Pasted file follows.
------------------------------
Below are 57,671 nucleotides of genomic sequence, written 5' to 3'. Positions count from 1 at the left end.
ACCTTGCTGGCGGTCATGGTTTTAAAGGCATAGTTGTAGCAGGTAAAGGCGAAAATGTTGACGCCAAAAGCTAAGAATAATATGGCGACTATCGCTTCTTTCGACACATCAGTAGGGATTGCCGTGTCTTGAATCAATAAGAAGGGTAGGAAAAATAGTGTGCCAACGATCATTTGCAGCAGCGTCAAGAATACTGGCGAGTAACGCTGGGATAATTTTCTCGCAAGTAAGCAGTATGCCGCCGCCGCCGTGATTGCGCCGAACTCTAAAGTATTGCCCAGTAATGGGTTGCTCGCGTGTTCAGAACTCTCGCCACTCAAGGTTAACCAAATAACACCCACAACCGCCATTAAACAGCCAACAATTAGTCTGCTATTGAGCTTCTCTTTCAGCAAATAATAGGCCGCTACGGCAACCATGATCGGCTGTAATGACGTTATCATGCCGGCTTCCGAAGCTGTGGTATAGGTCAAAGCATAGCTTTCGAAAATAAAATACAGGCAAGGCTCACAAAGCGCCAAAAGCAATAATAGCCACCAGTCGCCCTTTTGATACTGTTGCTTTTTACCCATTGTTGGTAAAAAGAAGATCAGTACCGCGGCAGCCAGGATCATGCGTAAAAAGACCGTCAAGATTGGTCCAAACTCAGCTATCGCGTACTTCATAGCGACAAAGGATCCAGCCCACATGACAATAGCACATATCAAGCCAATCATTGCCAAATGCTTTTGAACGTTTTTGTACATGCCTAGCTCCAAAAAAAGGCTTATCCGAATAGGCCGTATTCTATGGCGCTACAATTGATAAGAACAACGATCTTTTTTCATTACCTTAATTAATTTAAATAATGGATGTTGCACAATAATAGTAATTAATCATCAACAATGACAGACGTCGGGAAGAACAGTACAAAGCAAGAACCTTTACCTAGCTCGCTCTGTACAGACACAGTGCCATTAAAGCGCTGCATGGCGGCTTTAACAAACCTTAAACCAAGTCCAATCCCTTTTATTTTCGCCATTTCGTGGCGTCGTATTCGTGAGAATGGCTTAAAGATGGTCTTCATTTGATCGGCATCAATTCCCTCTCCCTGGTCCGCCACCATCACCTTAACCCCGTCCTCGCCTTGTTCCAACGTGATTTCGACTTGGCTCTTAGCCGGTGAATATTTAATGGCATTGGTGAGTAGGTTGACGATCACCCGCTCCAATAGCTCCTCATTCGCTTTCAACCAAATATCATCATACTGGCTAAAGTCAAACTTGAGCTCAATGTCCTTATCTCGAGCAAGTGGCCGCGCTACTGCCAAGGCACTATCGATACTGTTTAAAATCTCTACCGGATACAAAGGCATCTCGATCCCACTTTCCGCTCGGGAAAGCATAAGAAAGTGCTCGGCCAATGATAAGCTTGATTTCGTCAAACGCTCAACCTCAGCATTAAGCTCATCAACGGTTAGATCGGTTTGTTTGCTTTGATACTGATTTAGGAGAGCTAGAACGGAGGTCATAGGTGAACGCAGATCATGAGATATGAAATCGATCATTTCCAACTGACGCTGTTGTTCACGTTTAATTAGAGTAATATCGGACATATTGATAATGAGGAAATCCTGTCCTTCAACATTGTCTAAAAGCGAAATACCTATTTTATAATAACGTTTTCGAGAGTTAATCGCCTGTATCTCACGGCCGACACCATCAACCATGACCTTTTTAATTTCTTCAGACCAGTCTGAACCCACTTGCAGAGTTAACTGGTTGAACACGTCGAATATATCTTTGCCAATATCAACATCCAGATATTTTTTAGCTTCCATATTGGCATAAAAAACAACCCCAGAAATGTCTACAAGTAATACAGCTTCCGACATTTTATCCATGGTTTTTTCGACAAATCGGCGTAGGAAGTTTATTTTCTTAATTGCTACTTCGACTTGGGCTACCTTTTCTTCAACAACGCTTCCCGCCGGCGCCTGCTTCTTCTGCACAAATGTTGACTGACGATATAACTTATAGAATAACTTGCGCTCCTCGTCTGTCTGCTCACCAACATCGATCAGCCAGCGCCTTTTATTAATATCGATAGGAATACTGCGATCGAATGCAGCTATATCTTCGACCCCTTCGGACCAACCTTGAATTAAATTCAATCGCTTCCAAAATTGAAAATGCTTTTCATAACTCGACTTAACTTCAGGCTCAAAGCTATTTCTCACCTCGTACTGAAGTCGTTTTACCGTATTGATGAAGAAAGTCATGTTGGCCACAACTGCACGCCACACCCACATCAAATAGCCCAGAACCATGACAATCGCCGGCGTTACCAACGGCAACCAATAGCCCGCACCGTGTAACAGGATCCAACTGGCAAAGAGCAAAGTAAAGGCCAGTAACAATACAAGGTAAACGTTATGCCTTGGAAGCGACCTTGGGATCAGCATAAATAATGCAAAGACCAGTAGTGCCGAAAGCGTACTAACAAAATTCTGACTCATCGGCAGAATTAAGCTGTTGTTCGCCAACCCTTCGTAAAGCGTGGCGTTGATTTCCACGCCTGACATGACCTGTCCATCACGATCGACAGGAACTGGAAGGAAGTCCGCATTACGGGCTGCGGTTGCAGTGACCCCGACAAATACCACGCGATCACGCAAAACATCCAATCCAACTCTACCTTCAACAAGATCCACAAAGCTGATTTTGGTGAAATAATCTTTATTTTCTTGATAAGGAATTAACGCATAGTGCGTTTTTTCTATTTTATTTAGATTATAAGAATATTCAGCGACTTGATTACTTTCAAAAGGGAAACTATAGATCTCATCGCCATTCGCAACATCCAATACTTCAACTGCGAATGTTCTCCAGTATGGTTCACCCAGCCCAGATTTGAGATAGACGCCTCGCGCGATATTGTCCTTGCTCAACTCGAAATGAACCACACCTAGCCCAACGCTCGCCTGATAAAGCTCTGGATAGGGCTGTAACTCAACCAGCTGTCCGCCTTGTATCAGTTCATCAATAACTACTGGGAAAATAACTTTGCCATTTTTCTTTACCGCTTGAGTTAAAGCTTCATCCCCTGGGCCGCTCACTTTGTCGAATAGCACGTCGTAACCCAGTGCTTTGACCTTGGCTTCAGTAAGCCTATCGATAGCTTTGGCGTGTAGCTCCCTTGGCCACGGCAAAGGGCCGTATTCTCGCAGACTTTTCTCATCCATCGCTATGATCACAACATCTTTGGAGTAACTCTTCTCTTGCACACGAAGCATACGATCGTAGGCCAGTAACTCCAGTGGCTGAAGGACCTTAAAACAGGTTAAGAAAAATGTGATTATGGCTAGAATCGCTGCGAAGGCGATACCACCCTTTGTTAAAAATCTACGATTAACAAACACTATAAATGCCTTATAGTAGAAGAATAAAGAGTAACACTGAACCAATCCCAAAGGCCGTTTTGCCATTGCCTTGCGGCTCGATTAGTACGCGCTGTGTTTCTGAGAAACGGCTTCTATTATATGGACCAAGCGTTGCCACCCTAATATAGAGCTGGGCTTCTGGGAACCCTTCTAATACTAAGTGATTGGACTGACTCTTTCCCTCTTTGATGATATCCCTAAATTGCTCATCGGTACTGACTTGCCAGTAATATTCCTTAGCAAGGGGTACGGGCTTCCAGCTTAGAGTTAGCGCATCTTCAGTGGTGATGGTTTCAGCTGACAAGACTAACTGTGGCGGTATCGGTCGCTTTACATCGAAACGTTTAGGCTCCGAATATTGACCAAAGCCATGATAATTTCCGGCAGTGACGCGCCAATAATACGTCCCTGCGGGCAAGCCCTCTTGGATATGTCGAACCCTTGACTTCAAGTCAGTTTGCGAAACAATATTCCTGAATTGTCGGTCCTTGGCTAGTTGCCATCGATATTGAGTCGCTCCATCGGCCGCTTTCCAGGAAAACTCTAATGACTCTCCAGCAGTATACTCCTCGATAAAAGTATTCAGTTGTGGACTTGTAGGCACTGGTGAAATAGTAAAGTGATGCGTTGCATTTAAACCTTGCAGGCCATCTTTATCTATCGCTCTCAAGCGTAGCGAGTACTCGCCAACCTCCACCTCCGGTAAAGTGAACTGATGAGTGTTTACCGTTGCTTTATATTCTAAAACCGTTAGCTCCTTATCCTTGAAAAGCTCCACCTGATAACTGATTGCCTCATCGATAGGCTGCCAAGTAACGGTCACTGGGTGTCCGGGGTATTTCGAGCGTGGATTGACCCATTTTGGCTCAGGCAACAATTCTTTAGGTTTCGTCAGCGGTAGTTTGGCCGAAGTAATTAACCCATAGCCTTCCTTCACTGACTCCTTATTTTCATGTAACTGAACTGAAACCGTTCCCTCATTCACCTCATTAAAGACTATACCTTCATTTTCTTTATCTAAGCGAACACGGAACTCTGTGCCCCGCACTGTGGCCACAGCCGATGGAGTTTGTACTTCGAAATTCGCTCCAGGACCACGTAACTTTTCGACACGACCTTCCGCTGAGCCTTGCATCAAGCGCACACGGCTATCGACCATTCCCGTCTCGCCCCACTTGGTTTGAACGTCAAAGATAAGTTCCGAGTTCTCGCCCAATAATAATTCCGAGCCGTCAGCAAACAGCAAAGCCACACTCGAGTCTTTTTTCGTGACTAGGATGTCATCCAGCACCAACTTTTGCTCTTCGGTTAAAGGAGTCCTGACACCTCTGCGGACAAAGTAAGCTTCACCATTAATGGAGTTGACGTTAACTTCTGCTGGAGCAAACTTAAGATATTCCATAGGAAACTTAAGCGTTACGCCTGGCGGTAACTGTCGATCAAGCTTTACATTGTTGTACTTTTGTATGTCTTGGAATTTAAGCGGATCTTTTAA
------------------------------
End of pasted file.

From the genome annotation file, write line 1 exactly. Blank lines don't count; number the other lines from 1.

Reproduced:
Below are 57,671 nucleotides of genomic sequence, written 5' to 3'. Positions count from 1 at the left end.